An auditor in a sugarcane field inspecting compliance with Bonsucro standards.
Photo: Joe Woodruff/Bonsucro


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Voluntary sustainability standards and certification systems alone cannot reach all the world’s poor. Effective standards require critical enabling conditions, such as access to resources and finance. Organisations and institutions are now collaborating to boost the impact of standards and are improving the coordination of actors in food systems.

Over the last 20 years, sustainability standards and certification systems have become important players in the global food system. Voluntary standards such as Fairtrade, Rainforest Alliance and the Roundtable on Sustainable Palm Oil (RSPO) are increasingly mainstream in certain markets and sectors, and the range and volume of certified products continues to grow year on year.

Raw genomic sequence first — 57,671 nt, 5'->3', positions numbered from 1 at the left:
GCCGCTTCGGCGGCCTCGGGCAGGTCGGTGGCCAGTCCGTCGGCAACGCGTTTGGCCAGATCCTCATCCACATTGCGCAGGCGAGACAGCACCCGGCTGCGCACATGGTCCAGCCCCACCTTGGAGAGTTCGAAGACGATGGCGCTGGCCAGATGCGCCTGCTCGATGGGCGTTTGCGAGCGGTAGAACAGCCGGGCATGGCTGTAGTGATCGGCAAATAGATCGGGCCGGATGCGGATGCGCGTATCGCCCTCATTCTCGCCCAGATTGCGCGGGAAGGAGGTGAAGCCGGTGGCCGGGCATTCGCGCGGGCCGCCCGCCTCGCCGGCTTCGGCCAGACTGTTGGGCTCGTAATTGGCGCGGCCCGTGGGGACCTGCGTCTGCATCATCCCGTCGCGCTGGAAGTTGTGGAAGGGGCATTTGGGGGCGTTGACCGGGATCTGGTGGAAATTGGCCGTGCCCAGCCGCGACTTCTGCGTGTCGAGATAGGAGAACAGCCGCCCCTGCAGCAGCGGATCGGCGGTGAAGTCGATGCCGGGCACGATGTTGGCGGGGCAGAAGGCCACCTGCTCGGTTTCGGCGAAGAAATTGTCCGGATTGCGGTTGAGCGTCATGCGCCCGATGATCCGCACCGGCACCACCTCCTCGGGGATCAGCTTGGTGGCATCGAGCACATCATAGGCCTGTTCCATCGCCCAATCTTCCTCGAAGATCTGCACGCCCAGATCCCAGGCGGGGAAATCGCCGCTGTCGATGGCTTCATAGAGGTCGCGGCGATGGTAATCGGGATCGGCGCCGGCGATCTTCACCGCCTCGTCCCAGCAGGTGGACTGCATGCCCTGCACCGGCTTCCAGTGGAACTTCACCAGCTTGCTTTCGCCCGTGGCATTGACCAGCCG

While the objectives and approaches of different agricultural standards and certification systems can vary, credible schemes share certain key characteristics. They are run by independent organisations that ensure compliance and maintain integrity of the system. They promote good practices on the ground to benefit people and the environment, and they monitor and measure their impacts to ensure that they achieve these outcomes. They offer market incentives to certified producers, while providing assurance to buyers through independent, robust verification and traceability systems. They enable businesses and consumers to play their part in supporting the transition to a more ethical, equitable and sustainable food system.

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